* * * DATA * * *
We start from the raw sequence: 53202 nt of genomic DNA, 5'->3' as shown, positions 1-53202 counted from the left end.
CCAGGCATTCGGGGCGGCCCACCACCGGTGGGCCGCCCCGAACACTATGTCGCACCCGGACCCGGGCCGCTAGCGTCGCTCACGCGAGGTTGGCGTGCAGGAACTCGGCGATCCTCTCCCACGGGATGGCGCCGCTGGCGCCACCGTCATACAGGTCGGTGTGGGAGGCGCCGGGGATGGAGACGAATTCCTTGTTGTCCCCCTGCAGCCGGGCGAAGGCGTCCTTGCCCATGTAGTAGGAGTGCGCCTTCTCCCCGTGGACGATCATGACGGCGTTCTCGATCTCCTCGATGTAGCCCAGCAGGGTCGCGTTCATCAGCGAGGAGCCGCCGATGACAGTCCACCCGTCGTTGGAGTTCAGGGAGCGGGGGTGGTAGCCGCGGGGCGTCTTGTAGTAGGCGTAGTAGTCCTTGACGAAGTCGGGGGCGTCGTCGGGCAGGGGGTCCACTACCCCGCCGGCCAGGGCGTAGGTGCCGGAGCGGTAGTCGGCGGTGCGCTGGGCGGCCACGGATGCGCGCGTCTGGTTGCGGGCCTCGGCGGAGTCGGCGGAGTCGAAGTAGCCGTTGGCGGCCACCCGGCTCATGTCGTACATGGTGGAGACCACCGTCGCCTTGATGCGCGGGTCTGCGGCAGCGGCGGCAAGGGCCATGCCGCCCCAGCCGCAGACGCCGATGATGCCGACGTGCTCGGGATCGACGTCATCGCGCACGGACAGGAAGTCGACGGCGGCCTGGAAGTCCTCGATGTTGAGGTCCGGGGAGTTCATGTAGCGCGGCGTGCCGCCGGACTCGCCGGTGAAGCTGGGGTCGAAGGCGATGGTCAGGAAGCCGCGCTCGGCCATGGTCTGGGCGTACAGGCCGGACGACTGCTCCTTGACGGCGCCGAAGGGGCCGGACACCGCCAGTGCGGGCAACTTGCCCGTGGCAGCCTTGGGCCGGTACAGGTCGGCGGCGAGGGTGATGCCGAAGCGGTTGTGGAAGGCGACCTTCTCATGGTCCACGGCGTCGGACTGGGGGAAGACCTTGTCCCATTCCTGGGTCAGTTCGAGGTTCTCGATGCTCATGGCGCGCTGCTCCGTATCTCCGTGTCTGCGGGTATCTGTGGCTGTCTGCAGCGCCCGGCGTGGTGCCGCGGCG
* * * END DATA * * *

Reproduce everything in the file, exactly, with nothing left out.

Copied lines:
We start from the raw sequence: 53202 nt of genomic DNA, 5'->3' as shown, positions 1-53202 counted from the left end.
CCAGGCATTCGGGGCGGCCCACCACCGGTGGGCCGCCCCGAACACTATGTCGCACCCGGACCCGGGCCGCTAGCGTCGCTCACGCGAGGTTGGCGTGCAGGAACTCGGCGATCCTCTCCCACGGGATGGCGCCGCTGGCGCCACCGTCATACAGGTCGGTGTGGGAGGCGCCGGGGATGGAGACGAATTCCTTGTTGTCCCCCTGCAGCCGGGCGAAGGCGTCCTTGCCCATGTAGTAGGAGTGCGCCTTCTCCCCGTGGACGATCATGACGGCGTTCTCGATCTCCTCGATGTAGCCCAGCAGGGTCGCGTTCATCAGCGAGGAGCCGCCGATGACAGTCCACCCGTCGTTGGAGTTCAGGGAGCGGGGGTGGTAGCCGCGGGGCGTCTTGTAGTAGGCGTAGTAGTCCTTGACGAAGTCGGGGGCGTCGTCGGGCAGGGGGTCCACTACCCCGCCGGCCAGGGCGTAGGTGCCGGAGCGGTAGTCGGCGGTGCGCTGGGCGGCCACGGATGCGCGCGTCTGGTTGCGGGCCTCGGCGGAGTCGGCGGAGTCGAAGTAGCCGTTGGCGGCCACCCGGCTCATGTCGTACATGGTGGAGACCACCGTCGCCTTGATGCGCGGGTCTGCGGCAGCGGCGGCAAGGGCCATGCCGCCCCAGCCGCAGACGCCGATGATGCCGACGTGCTCGGGATCGACGTCATCGCGCACGGACAGGAAGTCGACGGCGGCCTGGAAGTCCTCGATGTTGAGGTCCGGGGAGTTCATGTAGCGCGGCGTGCCGCCGGACTCGCCGGTGAAGCTGGGGTCGAAGGCGATGGTCAGGAAGCCGCGCTCGGCCATGGTCTGGGCGTACAGGCCGGACGACTGCTCCTTGACGGCGCCGAAGGGGCCGGACACCGCCAGTGCGGGCAACTTGCCCGTGGCAGCCTTGGGCCGGTACAGGTCGGCGGCGAGGGTGATGCCGAAGCGGTTGTGGAAGGCGACCTTCTCATGGTCCACGGCGTCGGACTGGGGGAAGACCTTGTCCCATTCCTGGGTCAGTTCGAGGTTCTCGATGCTCATGGCGCGCTGCTCCGTATCTCCGTGTCTGCGGGTATCTGTGGCTGTCTGCAGCGCCCGGCGTGGTGCCGCGGCG